U.S. Rep. Rashida Tlaib, who overwhelmingly won her Tuesday primary against challenger Detroit City Council President Brenda Jones, has to repay $10,800 she paid herself out of campaign funds after her election to Congress two years ago, the Detroit Free Press reports.
Her federal rules violation was "one of bad timing and not ill intent," a House Ethics Committee report says.
"Rep. Tlaib engaged in good faith efforts to comply with the relevant [law]," says the staff report released Friday. "The Committee did not find that she sought to unjustly enrich herself by receiving the campaign funds."
Congressional candidates can pay themselves a salary to make ends meet during the campaign or to make up for lost wages. Where Tlaib ran afoul was when she got some of her campaign back pay after the election, violating Federal Elections Commission requirements.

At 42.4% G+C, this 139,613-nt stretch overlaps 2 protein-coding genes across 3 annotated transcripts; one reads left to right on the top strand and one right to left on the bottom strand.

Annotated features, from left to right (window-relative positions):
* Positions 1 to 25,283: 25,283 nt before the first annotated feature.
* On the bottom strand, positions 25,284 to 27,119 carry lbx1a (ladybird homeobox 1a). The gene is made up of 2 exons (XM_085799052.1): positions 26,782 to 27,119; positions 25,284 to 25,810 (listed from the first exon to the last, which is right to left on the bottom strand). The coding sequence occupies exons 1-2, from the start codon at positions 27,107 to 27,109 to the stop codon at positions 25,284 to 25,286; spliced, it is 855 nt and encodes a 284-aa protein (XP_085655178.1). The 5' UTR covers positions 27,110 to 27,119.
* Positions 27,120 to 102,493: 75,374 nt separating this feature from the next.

The Hill reports:
Tlaib's total income in 2017 amounted to $129,357 from working for the nonprofit Sugar Law Center, a fellowship, and consulting work. Starting in May 2018, Tlaib reduced her hours working for the Sugar Law Center due to the demands of the campaign and was no longer receiving a stipend from her fellowship.
Tlaib “realized [that she] was going to have some issues paying [her] bills," according to the Ethics Committee report. Tlaib then began receiving $2,000 bimonthly payments from the campaign, which was below the maximum she was allowed to take in under the rules.
As a member of Congress, with a $174,000 yearly salary, she did not pay herself out of campaign funds during this year's campaign.